What is the Autumnal Equinox?
The September Equinox, also known as the Autumnal or Autumn Equinox, is set to take place on Monday, September 22, 2014 at 7:29 PM PDT. On this day summer officially turns into fall for those of us in the Northern Hemisphere.
The arrival of the autumnal equinox, marks the time of year when day and night are roughly equal in length. The word equinox comes from the Latin word for “equal night.” After September 22nd, the North Pole will begin to tilt away from the sun and our evenings will become increasingly darker in the run up to the Winter Solstice – the longest night of the year.
Due to differences between the calendar year and the tropical year, the Autumnal equinox can occur at any time from the 21st to the 24th day of September. We associate many good things with this time of year such as changing leaves, the smell of apple pie, cozy warm scarves, ripe pumpkins and the Northern Lights.
Earth’s four seasons — winter, spring, summer and fall — are determined by equinoxes and solstices. The fall and spring equinoxes are the only days of the year in which the Sun is directly overhead at noon. The sun will continue on its path southward for the next three months, reaching its southernmost point on Dec. 21, the date of the “Winter Solstice.” In the Northern Hemisphere, the days become shorter, the nights longer, and the temperature colder. You can see the sunrise, sunset and day length shown here. Sunrise, sunset and day length around September Equinox 2014
Traditionally, the autumn equinox is the celebration of the harvest – fruits and vegetables grown over the summer are collected in preparation for the coming winter months. For three consecutive nights the moon will appear at nearly the same time. This “Harvest” Moon is bigger and brighter – allowing for easier harvesting. It also gives the impression that the moon is closer to earth – even though it’s not. The Harvest Moon usually appears yellow, orange, or red because it must pass through more dust and cloud particles that scatter blue light, letting only the red pass through.
Photo by Steve Petrucelli, Flickr
Autumnal Equinox Customs, Celebrations and Phenomenon’s
Only a few remnants of the esoteric meaning of the autumn equinox continue today. Many traditions formed in the times of ancient peoples were passed down to civilizations and cultures that have added their own veneer. There are, however, still traces found here and there in legends and myths even if somewhat distorted over time.
Many early cultures and religions celebrated the autumn equinox with practices found in the cycles of nature and the alignment of our planet in the solar system. Some of the more interesting ones include:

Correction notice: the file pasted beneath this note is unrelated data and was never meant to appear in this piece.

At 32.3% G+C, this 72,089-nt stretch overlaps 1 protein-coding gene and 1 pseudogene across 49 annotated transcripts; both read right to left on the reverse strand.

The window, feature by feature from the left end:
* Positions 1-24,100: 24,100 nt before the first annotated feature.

- The Great Pyramid in Egypt functioned as an enormous sundial and accurately marked the annual dates of both the solstices and the equinoxes. Two of its faces are orientated precisely due east and west, which are the exact points of the rising and setting sun, only on the spring and autumn equinoxes.
- In Chichen Itza, Mexico during the spring and autumn equinoxes the sun creates an undulating pattern of light on the nine terraces El Castillo that display seven triangles of light. This light links up with a stone serpent head at its base of the pyramid. As the sun sets on the autumn equinox, the scales undulate and eventually disappear, giving the visual effect of the serpent descending the nine terraces of the pyramid. At the spring equinox the effect is of the serpent ascending the terraces.
- The Pyramid of the Sun at Teotihuacan, Mexico faces the exact point on the horizon where the sun sets at the spring and autumn equinoxes.
- In Greek mythology this time of year is associated with the goddess Persephone who returns to the underworld to be with her husband Hades.
- The Romans celebrated the Fall Equinox dedicating this time to Pomona, goddess of fruits and growing things.
- The French First Republic was proclaimed and the French monarchy abolished on September 21, 1792. The following day was the fall equinox and it became the first day of the “Republican Era” in France
- In the United Kingdom a traditional harvest festival was celebrated on the Sunday of the full moon (Harvest Moon) closest to the September equinox.
- Aboriginal Australians have had a good knowledge of astronomy and the seasons. Events such as the September equinox (which is a spring equinox in Australia) played a major role in the oral traditions of the Indigenous Australian culture.
- In Chinese culture, the Mid-Autumn Festival is celebrated on the 15th day of the 8th lunar month, often near the autumnal equinox day. This is an official holiday in mainland China, Hong Kong, Taiwan and in many countries with a significant Chinese minority. It celebrates the abundance of the summer’s harvest with mooncakes.
- In Japan, Higan, or Higan-e, is a week of Buddhist services observed during both the September and March equinoxes. It is customary to visit the temple to present offerings to the principal image of Buddha as well as the family ancestors and refocus on the six paramitas (giving, right behavior, endurance/patience, endeavor/effort, meditation, & wisdom)
- In Korea, Chuseok is a major harvest festival and a three-day holiday celebrated around the Autumn Equinox.
- The equinox marks the first day of Mehr or Libra in the Iranian calendar. It is one of the Iranian festivals – Jashne Mihragan.
And so the summer goes – the Autumnal Equinox is here
Although many observances and rituals of the equinox come from a far more simplistic time, many still represent the foundations of our modern way of life – and in a much deeper sense, the rhythms of our existence.
Looking for an app to watch the current position of sun and moon online? Take a look at this iPhone & iPad app: Day and Night World Map – Watch the sun move across the sky.